Why We Need Developer Tools for Server-Side Swift
It looks like the importance of developer tools isn’t realized right when you start a software development career. In the beginning, when you’re just learning, the only tools that matter are a compiler/interpreter and a debugger. Only later, after learning about a standard library, system SDKs and frameworks and 3rd-party libraries, after building a project or two you come to appreciate all of the complexity of IDEs and other more advanced tools. Or if you don’t like IDEs, adapt your favorite text editor to get some of the features of IDEs.
The most important state you can be in while working is the flow. Every smallest interruption breaks your focus and disrupts the flow. Remember the days when you were most productive, you were probably laser-focused on solving that specific problem and avoided any distraction on anything else. Every possible slowdown is frustrating when the only thing you care is the result and being able to deliver it on time. Slow compilation that stops you from iterating quickly, programming errors that are discovered only in runtime, obscure documentation that takes ages to figure out what’s going on and still unusable without StackOverflow. That’s why in the big picture auto-complete, advanced static analysis, linters, unit-tests, visual debuggers matter as much as the integration of these tools.
Having worked for the last few years with Apple’s ecosystems, I can say that developer tools from Apple are definitely something worth mentioning. The only comparable thing that I know of is probably Visual Studio suite. They do share both advantages and disadvantages, which apparently stem from the way these tools are published and developed. Both tools are closed-source and heavily integrated into corresponding ecosystems and development cycles tied to OS and hardware releases. The obvious consequence is that needs of developers are secondary to marketing and product development plans of those ecosystems. While there is tight integration and superior UI/UX when compared to open-source tools, reliability and predictability could be much better than they are now.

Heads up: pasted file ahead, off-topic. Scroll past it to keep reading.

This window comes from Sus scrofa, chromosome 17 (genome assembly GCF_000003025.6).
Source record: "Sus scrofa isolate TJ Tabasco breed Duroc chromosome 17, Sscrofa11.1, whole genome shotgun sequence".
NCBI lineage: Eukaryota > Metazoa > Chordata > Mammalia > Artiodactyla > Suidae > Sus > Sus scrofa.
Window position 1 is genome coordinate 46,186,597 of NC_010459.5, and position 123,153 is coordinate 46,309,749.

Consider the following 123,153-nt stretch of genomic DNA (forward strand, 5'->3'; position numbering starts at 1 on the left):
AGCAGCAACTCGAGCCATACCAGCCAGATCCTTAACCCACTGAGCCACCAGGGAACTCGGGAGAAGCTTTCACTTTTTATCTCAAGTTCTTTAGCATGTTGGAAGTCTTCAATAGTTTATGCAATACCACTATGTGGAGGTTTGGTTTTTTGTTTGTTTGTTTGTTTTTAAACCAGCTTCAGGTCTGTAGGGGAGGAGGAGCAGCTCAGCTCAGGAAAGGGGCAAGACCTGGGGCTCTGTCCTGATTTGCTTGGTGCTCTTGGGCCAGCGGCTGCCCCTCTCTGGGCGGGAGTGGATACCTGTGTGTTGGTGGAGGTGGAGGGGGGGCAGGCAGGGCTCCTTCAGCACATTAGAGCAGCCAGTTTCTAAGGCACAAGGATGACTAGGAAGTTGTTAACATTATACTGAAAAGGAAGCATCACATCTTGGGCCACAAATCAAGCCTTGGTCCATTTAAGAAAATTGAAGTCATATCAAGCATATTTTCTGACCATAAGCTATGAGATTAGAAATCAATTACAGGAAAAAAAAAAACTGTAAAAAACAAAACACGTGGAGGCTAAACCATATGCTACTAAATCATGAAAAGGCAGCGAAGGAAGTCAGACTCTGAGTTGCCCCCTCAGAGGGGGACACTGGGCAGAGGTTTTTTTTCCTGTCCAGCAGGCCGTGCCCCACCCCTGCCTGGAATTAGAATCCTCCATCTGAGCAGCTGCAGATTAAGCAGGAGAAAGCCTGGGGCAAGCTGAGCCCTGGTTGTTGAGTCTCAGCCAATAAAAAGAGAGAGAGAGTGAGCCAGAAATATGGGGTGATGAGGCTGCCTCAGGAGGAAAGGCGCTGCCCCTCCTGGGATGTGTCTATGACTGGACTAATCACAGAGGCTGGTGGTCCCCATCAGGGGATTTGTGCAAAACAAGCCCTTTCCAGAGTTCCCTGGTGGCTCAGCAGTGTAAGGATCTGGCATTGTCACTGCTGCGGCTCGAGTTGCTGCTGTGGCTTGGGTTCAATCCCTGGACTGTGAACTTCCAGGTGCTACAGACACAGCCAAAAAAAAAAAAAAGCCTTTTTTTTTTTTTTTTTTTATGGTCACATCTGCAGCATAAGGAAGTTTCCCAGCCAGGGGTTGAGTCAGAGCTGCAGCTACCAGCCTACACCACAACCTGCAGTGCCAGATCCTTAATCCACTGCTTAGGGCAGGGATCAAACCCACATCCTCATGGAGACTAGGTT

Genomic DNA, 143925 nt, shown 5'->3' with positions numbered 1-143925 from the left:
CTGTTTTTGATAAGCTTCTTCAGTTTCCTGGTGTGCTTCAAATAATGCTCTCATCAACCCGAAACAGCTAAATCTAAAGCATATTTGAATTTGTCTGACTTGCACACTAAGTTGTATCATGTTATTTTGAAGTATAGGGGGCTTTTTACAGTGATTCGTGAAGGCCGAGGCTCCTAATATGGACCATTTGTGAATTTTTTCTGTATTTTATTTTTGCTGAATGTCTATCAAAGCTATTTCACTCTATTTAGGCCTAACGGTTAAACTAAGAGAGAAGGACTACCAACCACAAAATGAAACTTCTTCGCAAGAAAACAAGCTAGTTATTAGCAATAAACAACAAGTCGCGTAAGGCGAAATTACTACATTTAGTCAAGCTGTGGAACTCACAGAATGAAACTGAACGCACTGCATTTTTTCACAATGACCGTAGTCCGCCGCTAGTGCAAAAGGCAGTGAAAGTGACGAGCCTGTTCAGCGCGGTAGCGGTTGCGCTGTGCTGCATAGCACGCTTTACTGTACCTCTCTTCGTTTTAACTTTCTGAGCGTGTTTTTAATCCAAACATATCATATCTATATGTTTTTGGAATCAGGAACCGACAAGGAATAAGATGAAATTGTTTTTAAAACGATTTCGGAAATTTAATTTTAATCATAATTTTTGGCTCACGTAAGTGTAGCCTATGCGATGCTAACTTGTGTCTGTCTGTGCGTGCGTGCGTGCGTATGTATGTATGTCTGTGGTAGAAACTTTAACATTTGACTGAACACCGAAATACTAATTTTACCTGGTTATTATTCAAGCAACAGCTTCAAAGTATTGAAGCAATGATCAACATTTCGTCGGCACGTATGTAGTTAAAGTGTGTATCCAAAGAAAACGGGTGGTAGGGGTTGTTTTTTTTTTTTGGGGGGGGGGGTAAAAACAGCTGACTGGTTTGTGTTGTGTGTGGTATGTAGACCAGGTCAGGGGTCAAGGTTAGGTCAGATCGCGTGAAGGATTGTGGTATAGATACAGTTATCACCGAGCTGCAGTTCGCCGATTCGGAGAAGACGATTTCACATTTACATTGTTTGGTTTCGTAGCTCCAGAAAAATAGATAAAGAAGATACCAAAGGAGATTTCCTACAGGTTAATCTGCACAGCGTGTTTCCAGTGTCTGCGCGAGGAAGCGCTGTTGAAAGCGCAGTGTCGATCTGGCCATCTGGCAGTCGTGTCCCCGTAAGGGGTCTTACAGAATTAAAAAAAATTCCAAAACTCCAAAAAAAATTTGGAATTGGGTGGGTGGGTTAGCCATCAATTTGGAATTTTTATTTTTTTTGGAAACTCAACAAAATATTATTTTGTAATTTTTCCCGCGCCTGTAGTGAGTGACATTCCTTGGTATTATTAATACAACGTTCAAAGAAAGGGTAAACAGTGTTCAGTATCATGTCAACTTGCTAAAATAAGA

On a positive side, there are plenty of 3rd-party developer tools evolving these days, specifically for iOS: crash reporting, analytics, logging, visual debugging, continuous delivery etc. Not as many for Mac, and as my main interest these days is Swift on servers, there just a few utilities for this new ecosystem. Yes, it is is new, but that’s actually a ‘chicken and egg’ problem. If it takes huge effort to develop something because there are no dev tools, why would anyone care and develop something good? And if there are no good use cases, why would anyone make any dev tools for it in the first place?
This year was still particularly good for Swift on servers as Swift 3.0 with almost complete implementation of Foundation on Linux and improvements to SwiftPM was released, while multiple frameworks had a few major updates. SwiftyBeaver just released an adapter for Vapor, but there is so much more to be done to help with deployment, diagnostics and development of code written in Swift for servers.
We currently envision this as a service that allows you to capture crash reports and other events with arbitrary metrics from your apps. We also would like to provide a few helpers that, if installed, allow you to profile your application and detect memory leaks, run CPU instrumentation or benchmarks with little effort. Obviously, collating and reporting this data is as important, and data visualization will be a big focus of our work. But all of this in the early stage of development and depends on your feedback as a user. Sign up at our site for early access and we look forward to hearing from you!